The first mission of the Soyuz MS-14 spacecraft that is carrying the humanoid robot Skybot F-850 to the International Space Station has been forced to abort its docking attempt due to a rendezvous system malfunction that occurred at the last moment.
Scheduled to dock early Saturday (24 August) at the MIM-2 Poisk module, a part of the Russian Segment, the first ever pilotless mission in the Soyuz series had just 200 metres to go to when its automated docking system looked to be struggling to lock on to its intended docking port.
During its final approach, cameras on the station and the transport ship showed the Soyuz moving from side to side, prompting cosmonaut Aleksei Ovchini to issue the abort command at 01.36 am EDT (05:36 GMT) when the two vehicles had come as close as 60 meters from each other.
"At no point was the crew in any danger," NASA spokesperson Rob Navias said of the space station's six-person crew during live commentary of the event.
According to NASA, after the failed docking, the Soyuz spacecraft entered an orbit above and behind the ISS, giving the spacecraft the chance to try again when it was back in a favourable position 24 hours later.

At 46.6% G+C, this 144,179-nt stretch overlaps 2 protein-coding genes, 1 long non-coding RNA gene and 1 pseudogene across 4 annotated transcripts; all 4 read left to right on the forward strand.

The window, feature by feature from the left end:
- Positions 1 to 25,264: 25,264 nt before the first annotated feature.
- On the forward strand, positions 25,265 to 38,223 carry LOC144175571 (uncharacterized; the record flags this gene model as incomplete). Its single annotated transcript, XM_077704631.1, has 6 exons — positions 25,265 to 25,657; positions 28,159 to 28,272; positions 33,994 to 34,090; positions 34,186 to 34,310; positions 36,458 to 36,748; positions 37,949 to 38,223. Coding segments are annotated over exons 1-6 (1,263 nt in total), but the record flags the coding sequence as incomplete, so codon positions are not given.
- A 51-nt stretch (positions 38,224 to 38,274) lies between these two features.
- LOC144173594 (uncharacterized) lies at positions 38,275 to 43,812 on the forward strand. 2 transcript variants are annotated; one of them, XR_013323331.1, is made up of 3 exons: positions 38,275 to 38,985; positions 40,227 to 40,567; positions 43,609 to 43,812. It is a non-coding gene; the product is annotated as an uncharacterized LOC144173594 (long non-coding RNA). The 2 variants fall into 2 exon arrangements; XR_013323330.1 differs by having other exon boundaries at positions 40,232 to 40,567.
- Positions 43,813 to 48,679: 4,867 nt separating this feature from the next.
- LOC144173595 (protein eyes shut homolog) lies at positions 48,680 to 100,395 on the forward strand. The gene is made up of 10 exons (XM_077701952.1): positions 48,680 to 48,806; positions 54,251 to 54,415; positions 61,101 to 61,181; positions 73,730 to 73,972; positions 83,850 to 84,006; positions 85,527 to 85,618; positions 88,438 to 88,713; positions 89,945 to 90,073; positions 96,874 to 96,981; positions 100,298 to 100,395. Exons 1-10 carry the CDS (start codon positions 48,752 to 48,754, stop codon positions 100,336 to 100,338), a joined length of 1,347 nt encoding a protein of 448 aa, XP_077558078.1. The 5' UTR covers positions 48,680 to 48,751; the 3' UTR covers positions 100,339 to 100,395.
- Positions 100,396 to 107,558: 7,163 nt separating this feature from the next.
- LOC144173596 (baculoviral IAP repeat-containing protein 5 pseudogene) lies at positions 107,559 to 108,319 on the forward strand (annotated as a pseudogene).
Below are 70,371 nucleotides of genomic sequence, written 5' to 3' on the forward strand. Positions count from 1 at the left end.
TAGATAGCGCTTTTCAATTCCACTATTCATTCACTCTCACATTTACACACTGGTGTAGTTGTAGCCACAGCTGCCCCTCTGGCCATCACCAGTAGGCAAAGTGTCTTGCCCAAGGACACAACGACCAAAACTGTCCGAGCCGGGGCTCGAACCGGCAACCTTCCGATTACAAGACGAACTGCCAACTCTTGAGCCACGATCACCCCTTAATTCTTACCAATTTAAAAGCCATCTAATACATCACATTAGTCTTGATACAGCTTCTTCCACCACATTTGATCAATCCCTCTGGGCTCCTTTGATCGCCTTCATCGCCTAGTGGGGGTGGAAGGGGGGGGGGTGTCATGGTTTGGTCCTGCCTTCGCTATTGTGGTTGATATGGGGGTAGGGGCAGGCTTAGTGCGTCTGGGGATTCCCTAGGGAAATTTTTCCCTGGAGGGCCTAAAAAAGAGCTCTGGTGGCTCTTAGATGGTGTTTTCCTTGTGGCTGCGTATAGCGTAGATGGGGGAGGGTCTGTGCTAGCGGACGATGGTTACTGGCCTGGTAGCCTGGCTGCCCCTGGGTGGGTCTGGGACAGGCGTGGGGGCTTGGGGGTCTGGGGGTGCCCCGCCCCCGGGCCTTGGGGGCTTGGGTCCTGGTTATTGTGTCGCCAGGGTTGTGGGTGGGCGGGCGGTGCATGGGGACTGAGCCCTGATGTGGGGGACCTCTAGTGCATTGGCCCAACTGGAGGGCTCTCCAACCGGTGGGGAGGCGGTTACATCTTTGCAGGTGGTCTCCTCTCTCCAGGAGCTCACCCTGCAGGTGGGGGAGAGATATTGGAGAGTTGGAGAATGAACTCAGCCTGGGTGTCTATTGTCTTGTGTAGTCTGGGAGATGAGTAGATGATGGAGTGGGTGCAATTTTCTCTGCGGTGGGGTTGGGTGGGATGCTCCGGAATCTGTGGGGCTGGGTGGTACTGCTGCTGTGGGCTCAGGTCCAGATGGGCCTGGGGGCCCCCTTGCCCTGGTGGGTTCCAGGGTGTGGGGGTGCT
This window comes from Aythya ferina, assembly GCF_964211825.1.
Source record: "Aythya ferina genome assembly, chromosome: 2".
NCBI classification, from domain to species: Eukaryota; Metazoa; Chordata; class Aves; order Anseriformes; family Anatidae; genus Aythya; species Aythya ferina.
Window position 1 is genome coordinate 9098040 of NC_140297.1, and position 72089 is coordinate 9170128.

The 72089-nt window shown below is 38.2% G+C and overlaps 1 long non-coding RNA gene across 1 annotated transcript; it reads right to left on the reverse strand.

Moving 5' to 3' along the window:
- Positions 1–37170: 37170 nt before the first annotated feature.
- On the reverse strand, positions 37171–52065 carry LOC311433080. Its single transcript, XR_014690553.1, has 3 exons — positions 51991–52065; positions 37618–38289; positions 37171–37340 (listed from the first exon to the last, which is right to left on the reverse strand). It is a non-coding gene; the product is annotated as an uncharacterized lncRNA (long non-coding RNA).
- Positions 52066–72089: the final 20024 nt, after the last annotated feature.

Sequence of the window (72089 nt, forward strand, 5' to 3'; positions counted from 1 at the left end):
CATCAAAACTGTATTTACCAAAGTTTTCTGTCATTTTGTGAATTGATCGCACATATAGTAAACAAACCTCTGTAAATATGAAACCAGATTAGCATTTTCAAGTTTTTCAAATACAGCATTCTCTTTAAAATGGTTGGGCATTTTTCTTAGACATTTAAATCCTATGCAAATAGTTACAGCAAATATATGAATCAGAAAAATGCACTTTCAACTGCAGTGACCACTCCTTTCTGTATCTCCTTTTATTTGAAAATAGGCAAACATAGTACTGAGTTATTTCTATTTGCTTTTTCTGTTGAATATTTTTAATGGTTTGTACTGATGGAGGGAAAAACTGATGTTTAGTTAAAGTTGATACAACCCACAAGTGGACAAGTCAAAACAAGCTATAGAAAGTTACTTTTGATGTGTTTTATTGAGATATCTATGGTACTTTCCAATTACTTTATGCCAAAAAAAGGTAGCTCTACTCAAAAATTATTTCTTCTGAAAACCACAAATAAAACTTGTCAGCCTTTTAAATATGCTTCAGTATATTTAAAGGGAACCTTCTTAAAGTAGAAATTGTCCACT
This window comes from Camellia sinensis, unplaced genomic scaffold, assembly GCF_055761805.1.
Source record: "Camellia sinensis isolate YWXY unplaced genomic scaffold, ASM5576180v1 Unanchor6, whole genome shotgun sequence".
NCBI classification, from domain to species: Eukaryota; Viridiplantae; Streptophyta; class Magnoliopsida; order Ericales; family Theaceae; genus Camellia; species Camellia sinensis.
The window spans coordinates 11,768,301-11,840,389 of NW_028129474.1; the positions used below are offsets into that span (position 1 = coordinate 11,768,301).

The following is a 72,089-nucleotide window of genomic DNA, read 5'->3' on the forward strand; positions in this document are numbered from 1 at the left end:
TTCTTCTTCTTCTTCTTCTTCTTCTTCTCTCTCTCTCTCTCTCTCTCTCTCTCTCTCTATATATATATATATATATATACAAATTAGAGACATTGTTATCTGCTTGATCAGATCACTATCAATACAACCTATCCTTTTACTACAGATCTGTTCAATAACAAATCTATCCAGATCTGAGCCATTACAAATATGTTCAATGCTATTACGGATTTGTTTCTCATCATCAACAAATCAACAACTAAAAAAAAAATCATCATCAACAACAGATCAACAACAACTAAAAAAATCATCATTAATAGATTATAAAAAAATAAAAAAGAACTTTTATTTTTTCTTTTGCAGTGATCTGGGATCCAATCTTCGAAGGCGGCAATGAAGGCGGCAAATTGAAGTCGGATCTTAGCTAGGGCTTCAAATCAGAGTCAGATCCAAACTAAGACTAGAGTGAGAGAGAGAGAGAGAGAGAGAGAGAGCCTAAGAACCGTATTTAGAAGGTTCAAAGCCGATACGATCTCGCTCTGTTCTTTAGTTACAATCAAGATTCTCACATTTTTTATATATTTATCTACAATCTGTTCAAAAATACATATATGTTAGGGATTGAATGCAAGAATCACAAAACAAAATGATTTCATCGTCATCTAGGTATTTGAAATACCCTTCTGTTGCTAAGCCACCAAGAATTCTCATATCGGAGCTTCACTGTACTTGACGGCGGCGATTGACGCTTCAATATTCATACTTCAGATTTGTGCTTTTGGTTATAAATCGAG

However, shortly after, mission control in Korolev told the ISS crew that the next docking attempt would be delayed until at least 25 August. Reports now say that a new docking attempt has been scheduled for Monday night at 11:12 pm EDT (03:12, 27 Aug GMT), but this time, the Soyuz MS-14 is scheduled to rendezvous with the Zvezda port; the structural and functional centre of the Russian Orbital Segment that also provides all of the station’s life support systems.
This will require something of a spaceship reshuffle, as currently anchored to this port is the Soyuz MS-13 which carried Russian cosmonaut Alexander Skvortsov, NASA astronaut Drew Morgan and European Space Agency astronaut Luca Parmitano to the outpost just over a month ago.
It is now the job of Svortsov, Morgan and Parmitano to re-position the Soyuz MS-13 and park it at the space-facing Poisk module where the MS-14 was due to dock. If all goes well, by around 11:59 pm EDT tonight (03:59, 26 Aug GMT) the switch will be complete and the Soyuz MS-14 will have a new docking port to aim for on Monday.
“The Kurs [automated rendezvous] system on Zvezda has been checked out and is in perfect working order,” said NASA in a statement on Saturday.
NASA TV coverage of the docking Monday night will begin at 10:30 pm EDT (02:30, 27 Aug GMT).